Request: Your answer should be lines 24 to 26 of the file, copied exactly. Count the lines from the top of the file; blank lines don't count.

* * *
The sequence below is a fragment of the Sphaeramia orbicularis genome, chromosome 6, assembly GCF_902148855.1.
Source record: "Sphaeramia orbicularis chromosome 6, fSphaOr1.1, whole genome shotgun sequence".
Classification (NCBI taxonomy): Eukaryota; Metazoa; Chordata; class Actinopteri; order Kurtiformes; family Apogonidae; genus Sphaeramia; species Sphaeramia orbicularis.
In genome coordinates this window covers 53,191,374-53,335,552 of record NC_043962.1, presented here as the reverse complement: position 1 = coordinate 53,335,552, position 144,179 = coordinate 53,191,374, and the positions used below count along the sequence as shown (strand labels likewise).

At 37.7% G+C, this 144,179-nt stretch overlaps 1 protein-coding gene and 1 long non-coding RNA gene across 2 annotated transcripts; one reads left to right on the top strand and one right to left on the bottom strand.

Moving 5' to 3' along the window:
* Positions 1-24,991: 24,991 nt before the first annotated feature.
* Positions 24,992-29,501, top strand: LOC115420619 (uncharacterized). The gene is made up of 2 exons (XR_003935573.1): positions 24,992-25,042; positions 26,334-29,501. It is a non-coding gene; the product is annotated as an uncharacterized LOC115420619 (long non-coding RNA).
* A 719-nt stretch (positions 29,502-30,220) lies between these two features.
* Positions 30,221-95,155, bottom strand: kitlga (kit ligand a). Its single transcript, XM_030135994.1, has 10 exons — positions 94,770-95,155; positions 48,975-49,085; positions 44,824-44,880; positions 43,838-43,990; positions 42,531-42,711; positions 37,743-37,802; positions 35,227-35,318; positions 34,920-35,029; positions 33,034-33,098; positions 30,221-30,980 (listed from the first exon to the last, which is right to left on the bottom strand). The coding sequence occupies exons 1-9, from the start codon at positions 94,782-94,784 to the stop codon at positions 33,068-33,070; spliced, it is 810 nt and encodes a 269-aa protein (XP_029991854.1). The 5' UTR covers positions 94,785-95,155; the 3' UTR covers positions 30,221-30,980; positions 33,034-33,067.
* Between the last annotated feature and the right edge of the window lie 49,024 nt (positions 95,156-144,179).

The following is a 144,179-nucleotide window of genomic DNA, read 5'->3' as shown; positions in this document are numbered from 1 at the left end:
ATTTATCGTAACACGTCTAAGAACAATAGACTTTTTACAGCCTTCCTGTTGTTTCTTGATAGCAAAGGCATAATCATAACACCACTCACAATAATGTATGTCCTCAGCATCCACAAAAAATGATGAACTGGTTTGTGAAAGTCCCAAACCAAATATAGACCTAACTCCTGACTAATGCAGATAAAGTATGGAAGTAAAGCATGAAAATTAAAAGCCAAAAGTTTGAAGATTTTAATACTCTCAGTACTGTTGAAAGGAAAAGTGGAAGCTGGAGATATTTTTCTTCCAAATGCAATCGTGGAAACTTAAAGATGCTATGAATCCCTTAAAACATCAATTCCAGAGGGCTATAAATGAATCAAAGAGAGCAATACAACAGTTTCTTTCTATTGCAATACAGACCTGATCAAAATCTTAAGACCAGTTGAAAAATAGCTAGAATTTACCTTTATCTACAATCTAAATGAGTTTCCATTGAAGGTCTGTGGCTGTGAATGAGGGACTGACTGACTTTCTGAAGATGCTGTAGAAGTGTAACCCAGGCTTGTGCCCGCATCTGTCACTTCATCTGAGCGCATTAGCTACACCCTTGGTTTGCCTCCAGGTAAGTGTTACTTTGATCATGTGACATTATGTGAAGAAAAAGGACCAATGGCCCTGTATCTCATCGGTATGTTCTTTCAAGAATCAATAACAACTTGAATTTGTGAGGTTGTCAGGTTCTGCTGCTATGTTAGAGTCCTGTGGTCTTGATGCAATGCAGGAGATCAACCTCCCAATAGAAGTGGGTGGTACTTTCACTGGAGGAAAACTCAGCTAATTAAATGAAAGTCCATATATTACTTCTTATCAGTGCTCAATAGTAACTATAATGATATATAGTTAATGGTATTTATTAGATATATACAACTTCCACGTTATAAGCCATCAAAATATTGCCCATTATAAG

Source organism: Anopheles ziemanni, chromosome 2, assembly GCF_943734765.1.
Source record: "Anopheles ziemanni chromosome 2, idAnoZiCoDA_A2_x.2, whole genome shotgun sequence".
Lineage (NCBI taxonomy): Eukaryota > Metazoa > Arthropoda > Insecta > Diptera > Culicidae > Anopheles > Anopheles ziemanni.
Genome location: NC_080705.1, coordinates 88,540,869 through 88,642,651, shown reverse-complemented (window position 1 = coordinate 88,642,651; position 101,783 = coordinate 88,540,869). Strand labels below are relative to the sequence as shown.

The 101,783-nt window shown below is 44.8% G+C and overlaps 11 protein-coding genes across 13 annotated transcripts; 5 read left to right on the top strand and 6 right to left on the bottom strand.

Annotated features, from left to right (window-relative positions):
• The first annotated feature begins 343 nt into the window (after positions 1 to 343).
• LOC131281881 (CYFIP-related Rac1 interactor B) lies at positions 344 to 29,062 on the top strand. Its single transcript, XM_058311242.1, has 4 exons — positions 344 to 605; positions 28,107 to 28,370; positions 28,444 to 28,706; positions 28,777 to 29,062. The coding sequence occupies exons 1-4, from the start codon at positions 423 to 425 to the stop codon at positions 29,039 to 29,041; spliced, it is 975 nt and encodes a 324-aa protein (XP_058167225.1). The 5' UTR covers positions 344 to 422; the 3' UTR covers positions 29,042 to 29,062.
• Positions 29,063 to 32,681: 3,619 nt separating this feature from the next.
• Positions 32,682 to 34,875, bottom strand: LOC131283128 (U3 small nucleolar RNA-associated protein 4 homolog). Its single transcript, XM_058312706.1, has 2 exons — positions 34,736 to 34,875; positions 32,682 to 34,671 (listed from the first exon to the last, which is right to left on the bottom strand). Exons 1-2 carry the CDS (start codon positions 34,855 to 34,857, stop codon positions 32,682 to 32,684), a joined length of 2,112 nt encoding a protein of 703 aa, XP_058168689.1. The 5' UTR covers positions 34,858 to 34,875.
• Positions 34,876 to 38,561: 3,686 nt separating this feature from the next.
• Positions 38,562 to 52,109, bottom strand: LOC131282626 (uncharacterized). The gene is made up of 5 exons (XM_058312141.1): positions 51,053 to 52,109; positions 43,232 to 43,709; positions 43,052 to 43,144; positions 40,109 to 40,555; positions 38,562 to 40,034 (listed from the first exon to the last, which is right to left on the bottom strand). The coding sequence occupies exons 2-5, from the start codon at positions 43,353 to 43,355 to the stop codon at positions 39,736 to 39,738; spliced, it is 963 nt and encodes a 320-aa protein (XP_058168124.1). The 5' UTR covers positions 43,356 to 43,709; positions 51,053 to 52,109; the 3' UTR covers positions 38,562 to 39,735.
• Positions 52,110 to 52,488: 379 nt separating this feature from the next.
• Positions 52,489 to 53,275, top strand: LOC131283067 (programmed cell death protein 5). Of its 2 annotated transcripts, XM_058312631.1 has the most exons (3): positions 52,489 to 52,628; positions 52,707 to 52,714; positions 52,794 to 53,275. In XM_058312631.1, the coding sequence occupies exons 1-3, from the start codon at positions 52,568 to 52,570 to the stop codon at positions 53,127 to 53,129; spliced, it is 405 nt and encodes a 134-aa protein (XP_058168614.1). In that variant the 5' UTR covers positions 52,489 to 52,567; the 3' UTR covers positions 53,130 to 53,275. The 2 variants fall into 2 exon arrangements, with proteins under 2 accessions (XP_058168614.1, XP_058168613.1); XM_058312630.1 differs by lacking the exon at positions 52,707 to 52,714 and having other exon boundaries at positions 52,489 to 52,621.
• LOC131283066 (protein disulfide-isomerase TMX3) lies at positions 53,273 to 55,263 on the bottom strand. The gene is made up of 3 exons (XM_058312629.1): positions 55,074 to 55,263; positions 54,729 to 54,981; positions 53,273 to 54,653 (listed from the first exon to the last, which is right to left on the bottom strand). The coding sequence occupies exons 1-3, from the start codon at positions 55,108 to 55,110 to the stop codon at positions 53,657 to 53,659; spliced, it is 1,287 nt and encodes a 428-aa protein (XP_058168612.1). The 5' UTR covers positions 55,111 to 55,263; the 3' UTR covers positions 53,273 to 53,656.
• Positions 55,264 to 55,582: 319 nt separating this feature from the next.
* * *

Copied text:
• Positions 34,876 to 38,561: 3,686 nt separating this feature from the next.
• Positions 38,562 to 52,109, bottom strand: LOC131282626 (uncharacterized). The gene is made up of 5 exons (XM_058312141.1): positions 51,053 to 52,109; positions 43,232 to 43,709; positions 43,052 to 43,144; positions 40,109 to 40,555; positions 38,562 to 40,034 (listed from the first exon to the last, which is right to left on the bottom strand). The coding sequence occupies exons 2-5, from the start codon at positions 43,353 to 43,355 to the stop codon at positions 39,736 to 39,738; spliced, it is 963 nt and encodes a 320-aa protein (XP_058168124.1). The 5' UTR covers positions 43,356 to 43,709; positions 51,053 to 52,109; the 3' UTR covers positions 38,562 to 39,735.
• Positions 52,110 to 52,488: 379 nt separating this feature from the next.